Thursday, November 1, 2012

Tarred and Feathered

My kiddo decided a couple months or so ago that she wanted to be a peacock for Halloween.  I looked around online for costumes, but the pre-made ones just didn't strike her (or my) fancy.  Turning to the ever-awesome Pinterest for help, I found a few different tutorials on how to make a peacock costume.  Between the 3 tutorials that I liked the most, I was able to piece together a plan for how I was going to pull this off, even with my limited budget & skill.

The Supplies
First, there were supplies. A friend at work happened to have a bunch of peacock feathers left over from her wedding, so she gave me a huge bundle.  For the rest of the costume, I made myself a list of supplies I'd need, but ended up deviating from it just slightly.  My plan was to put makeup on Trin's face, make her a headband or clip using some peacock feathers, make the feather piece, buy her a blouse & skirt that coordinated w/ the costume, and that would be that.  However, I decided to have her wear a pair of black leggings she already had at home and make her a tutu to wear over the leggings b/c it was too cold for a skirt.  While at the craft store buying the tulle for the tutu, I came across a beautiful & perfectly coordinated face mask.  (Which also happened to be on clearance. SCORE!)  I grabbed the mask & ditched the headband idea b/c between the feathers on the mask & the feathers standing up behind her head, the headband would have been too much.  I think I ended up spending just under $30 at the craft store for:

  • 3 rolls of 6"x25' tulle (2 in blue & 1 in green)
  • 1 elastic band
  • 1 feather boa
  • 1 face mask
The first thing I did was make the feather piece b/c it seemed like that would take the most time.  (Tutus are so easy to put together!)  Holding a piece of a cardboard box up to Trin's back, I drew the shape of one of those folding hand-fans on the cardboard then cut it out.  I used the cut-out as a template to cut a 2nd piece of cardboard so that I could sandwich the feathers between the 2 pieces.  I set 1 piece of the cardboard flat on the ground, with the half-circle part of the "fan" on top & the tapered side on bottom. I used a box knife to cut 2 slits about 3 inches apart at bottom-center of the cardboard & threaded a thick black ribbon through them.  The ribbon was long enough to tie around my daughter's waist b/c this was what I used to hold the feather piece on.  Before I started gluing anything, I arranged the feathers.  I'm glad I did that b/c I had expected them to all be straight up & down, but most of them curved slightly left or right, which meant that I needed to use their natural curve to arrange them so they didn't look funky.  I put the left curving feathers on the right-hand side of the cardboard, the right curving feathers on the left-hand side, and the straighter feathers went in the middle, making sure the "eyes" were all facing up.  Once I was happy w/ the arrangement, I moved them aside & started gluing.  I glued just a couple feathers at a time until I had the whole thing finished.  Once it was done, I hot-glued the hell out of one side of the 2nd piece of cardboard & placed it on top of the feathers to sandwich them in.  When it was dry, I flipped over the feather piece so the "eyes" were facing down, and hot glued the feather boa over the cardboard to cover it completely.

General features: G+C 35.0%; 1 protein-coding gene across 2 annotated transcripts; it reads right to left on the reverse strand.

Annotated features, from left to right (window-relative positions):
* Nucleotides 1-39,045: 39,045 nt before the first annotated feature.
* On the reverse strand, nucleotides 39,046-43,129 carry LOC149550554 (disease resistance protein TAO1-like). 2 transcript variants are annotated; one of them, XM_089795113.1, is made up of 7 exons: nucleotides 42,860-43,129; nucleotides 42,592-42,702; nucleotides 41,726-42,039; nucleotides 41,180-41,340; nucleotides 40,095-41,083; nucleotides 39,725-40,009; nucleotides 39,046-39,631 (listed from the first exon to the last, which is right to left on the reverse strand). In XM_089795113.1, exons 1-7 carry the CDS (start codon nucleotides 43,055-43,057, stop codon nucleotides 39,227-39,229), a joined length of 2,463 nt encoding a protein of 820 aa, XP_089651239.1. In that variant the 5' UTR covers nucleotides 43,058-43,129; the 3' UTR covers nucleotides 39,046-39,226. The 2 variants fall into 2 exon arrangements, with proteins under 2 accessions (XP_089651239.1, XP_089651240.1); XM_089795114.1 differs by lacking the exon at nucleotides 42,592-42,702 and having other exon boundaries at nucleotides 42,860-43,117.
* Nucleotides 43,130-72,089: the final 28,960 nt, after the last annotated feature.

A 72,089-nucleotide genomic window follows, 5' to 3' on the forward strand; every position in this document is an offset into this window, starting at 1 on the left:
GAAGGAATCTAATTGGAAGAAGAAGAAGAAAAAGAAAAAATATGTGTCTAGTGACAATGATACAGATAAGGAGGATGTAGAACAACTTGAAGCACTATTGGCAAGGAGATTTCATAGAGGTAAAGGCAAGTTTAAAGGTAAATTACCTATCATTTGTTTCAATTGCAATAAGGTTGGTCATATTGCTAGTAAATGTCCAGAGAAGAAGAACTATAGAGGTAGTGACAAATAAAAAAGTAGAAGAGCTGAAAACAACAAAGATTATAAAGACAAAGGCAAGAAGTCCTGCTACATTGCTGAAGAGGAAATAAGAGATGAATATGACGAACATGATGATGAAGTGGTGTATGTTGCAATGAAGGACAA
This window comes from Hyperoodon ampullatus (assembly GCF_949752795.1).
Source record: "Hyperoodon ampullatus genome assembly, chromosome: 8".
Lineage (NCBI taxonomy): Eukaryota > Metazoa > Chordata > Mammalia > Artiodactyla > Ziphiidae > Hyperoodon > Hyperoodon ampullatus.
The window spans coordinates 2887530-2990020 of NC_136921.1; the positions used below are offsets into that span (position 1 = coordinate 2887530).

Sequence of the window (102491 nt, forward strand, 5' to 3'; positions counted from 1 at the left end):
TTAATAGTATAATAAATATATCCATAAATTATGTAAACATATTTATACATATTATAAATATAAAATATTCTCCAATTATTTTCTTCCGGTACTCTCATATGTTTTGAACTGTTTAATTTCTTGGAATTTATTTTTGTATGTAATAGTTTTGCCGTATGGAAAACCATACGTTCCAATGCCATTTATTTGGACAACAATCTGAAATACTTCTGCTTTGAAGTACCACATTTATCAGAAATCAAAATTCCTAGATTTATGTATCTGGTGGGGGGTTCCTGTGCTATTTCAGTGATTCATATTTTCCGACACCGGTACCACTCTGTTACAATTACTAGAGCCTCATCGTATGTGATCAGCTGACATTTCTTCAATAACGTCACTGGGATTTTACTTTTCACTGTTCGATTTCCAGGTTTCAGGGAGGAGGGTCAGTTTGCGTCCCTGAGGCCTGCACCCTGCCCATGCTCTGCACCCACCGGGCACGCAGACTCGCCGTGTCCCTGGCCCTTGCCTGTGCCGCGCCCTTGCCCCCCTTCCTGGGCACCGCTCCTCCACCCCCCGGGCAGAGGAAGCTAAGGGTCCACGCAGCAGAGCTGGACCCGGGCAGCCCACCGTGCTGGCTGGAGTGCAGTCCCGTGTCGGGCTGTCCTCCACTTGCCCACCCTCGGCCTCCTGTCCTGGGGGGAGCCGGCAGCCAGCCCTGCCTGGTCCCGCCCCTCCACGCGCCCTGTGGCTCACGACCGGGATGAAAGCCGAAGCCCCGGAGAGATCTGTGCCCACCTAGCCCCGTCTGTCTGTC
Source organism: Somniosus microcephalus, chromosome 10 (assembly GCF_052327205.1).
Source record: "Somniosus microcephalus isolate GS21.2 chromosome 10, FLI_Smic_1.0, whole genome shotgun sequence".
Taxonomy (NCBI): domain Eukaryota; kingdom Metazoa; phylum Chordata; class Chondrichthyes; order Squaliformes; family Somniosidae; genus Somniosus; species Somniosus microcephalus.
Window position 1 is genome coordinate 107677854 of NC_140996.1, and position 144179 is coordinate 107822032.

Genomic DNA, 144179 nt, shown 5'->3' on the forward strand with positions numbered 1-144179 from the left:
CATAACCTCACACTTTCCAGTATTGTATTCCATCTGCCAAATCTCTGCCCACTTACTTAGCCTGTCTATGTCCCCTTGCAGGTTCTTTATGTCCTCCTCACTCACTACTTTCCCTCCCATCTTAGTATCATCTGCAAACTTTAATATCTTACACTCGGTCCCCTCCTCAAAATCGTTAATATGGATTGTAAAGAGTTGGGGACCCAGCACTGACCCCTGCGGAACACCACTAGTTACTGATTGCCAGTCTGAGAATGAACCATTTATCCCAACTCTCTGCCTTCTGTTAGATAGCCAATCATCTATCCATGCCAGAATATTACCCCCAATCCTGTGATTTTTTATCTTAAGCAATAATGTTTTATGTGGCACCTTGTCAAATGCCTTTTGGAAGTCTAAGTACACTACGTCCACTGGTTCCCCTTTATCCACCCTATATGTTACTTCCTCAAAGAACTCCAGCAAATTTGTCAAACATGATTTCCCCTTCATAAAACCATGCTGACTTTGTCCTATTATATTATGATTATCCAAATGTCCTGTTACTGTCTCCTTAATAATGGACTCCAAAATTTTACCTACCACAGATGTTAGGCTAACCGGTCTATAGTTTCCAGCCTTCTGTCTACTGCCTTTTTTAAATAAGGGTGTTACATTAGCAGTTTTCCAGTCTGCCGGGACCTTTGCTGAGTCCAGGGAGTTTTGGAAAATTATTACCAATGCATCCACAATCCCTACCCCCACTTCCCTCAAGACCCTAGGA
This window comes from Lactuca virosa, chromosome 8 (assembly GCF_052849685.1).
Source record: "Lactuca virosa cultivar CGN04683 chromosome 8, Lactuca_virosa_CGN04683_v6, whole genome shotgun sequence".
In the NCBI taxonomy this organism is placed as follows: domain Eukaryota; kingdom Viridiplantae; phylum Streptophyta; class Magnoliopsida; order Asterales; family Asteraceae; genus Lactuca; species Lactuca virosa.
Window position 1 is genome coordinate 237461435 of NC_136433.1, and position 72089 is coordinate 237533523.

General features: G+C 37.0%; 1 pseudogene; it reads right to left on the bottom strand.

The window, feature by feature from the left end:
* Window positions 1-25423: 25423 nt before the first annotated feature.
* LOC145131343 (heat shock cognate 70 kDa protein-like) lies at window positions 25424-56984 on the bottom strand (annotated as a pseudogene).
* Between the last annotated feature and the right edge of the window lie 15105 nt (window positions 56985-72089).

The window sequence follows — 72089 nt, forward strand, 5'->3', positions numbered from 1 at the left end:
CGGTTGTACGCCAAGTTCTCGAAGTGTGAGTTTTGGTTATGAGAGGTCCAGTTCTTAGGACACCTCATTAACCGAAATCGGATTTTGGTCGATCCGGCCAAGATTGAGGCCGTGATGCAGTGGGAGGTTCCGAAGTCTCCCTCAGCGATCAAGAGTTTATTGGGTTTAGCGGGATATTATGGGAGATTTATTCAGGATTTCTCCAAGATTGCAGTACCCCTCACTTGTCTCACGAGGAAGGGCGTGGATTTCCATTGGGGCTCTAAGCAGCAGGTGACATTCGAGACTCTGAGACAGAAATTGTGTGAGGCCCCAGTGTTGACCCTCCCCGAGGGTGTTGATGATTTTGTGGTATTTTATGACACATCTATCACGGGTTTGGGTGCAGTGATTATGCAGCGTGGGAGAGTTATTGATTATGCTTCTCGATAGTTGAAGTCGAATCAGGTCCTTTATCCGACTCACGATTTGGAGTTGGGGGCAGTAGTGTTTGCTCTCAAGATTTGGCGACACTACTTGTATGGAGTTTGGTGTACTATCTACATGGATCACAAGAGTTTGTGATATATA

Once the feather piece was done, I made the tutu.  There are a bajillion and one no-sew tutu tutorials online, so I'm not going to bother going through step-by-step instructions.  Google it, suckas.  

All-in-all, the costume ran me about $35 b/c I had the black ribbon & leggings on-hand, the feathers were free, and I bought the shirt at our local Goodwill.  As costumes go, that's not a bad price.  Also, I put this whole thing together in 1 night!  The feathers took about an hour or so to arrange.  Since I used hot glue on the feather piece, it dried really quickly.  The tutu took about an hour to make, as well.  (Never let it be said that nothing can get done last-minute.  I am Queen Last-Minute, thank you very much!!)

Not only was this my first time actually making a costume, but it was cheap, pretty simple to make, and my kiddo loved it.  I figured it was unique enough that people would think it was cool, but I didn't anticipate the reaction it actually got.  My mother in law snapped about 20 pictures of it in all different angles and while we were out trick-or-treating, it got lots of compliments from various people.  While Trin was trick-or-treating with us, a lady asked if she could take a picture of her costume.  When Trin came home from trick-or-treating w/ her bio-dad, he said they weren't able to stop at many houses b/c 6 or 7 different people asked to take pictures of her costume.  It's one thing to think you did a good job on something, but it's really cool when strangers even admire your handy work!!  I just might try to do more homemade costumes every year. :)

My pretty little peacock

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